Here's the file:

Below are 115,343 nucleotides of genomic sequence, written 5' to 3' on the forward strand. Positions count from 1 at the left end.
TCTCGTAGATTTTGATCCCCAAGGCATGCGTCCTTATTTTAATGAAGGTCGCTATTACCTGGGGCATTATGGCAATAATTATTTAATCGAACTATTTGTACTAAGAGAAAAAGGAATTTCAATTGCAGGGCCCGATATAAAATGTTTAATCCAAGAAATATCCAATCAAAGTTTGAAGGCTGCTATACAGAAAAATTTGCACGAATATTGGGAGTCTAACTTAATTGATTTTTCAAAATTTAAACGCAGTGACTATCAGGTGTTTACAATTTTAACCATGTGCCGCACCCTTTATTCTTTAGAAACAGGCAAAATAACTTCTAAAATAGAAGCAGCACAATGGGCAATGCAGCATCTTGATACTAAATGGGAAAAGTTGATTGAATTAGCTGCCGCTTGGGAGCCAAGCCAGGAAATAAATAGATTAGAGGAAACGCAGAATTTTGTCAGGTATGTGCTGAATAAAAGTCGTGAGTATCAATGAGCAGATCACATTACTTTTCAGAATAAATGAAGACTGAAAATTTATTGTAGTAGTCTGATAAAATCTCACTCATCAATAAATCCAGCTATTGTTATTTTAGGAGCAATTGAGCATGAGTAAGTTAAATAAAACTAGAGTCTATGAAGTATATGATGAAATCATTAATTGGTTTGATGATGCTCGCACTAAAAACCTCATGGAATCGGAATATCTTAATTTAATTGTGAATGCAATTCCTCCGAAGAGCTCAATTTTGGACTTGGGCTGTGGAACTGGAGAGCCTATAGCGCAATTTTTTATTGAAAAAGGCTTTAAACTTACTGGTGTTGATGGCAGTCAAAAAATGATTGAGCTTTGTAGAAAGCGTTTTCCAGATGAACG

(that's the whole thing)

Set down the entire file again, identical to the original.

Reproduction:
Below are 115,343 nucleotides of genomic sequence, written 5' to 3' on the forward strand. Positions count from 1 at the left end.
TCTCGTAGATTTTGATCCCCAAGGCATGCGTCCTTATTTTAATGAAGGTCGCTATTACCTGGGGCATTATGGCAATAATTATTTAATCGAACTATTTGTACTAAGAGAAAAAGGAATTTCAATTGCAGGGCCCGATATAAAATGTTTAATCCAAGAAATATCCAATCAAAGTTTGAAGGCTGCTATACAGAAAAATTTGCACGAATATTGGGAGTCTAACTTAATTGATTTTTCAAAATTTAAACGCAGTGACTATCAGGTGTTTACAATTTTAACCATGTGCCGCACCCTTTATTCTTTAGAAACAGGCAAAATAACTTCTAAAATAGAAGCAGCACAATGGGCAATGCAGCATCTTGATACTAAATGGGAAAAGTTGATTGAATTAGCTGCCGCTTGGGAGCCAAGCCAGGAAATAAATAGATTAGAGGAAACGCAGAATTTTGTCAGGTATGTGCTGAATAAAAGTCGTGAGTATCAATGAGCAGATCACATTACTTTTCAGAATAAATGAAGACTGAAAATTTATTGTAGTAGTCTGATAAAATCTCACTCATCAATAAATCCAGCTATTGTTATTTTAGGAGCAATTGAGCATGAGTAAGTTAAATAAAACTAGAGTCTATGAAGTATATGATGAAATCATTAATTGGTTTGATGATGCTCGCACTAAAAACCTCATGGAATCGGAATATCTTAATTTAATTGTGAATGCAATTCCTCCGAAGAGCTCAATTTTGGACTTGGGCTGTGGAACTGGAGAGCCTATAGCGCAATTTTTTATTGAAAAAGGCTTTAAACTTACTGGTGTTGATGGCAGTCAAAAAATGATTGAGCTTTGTAGAAAGCGTTTTCCAGATGAACG